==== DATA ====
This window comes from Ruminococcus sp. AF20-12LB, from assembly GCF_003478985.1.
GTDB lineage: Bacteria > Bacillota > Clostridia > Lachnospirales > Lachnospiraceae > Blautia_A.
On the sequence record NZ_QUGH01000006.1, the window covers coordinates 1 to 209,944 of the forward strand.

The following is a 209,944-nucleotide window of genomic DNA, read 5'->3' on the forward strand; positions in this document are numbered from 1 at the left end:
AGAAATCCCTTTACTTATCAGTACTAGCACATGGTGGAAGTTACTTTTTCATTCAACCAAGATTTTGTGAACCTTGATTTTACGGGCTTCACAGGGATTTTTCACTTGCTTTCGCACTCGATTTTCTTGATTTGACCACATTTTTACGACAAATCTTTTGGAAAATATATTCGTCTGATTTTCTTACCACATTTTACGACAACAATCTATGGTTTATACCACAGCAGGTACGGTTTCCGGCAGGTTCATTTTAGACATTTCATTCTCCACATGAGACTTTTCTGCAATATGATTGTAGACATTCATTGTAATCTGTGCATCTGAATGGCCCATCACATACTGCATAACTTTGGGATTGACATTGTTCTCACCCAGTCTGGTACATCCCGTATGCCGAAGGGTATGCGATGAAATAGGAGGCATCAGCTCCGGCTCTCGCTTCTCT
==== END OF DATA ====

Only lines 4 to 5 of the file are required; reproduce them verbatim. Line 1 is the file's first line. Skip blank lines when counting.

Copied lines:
The following is a 209,944-nucleotide window of genomic DNA, read 5'->3' on the forward strand; positions in this document are numbered from 1 at the left end:
AGAAATCCCTTTACTTATCAGTACTAGCACATGGTGGAAGTTACTTTTTCATTCAACCAAGATTTTGTGAACCTTGATTTTACGGGCTTCACAGGGATTTTTCACTTGCTTTCGCACTCGATTTTCTTGATTTGACCACATTTTTACGACAAATCTTTTGGAAAATATATTCGTCTGATTTTCTTACCACATTTTACGACAACAATCTATGGTTTATACCACAGCAGGTACGGTTTCCGGCAGGTTCATTTTAGACATTTCATTCTCCACATGAGACTTTTCTGCAATATGATTGTAGACATTCATTGTAATCTGTGCATCTGAATGGCCCATCACATACTGCATAACTTTGGGATTGACATTGTTCTCACCCAGTCTGGTACATCCCGTATGCCGAAGGGTATGCGATGAAATAGGAGGCATCAGCTCCGGCTCTCGCTTCTCT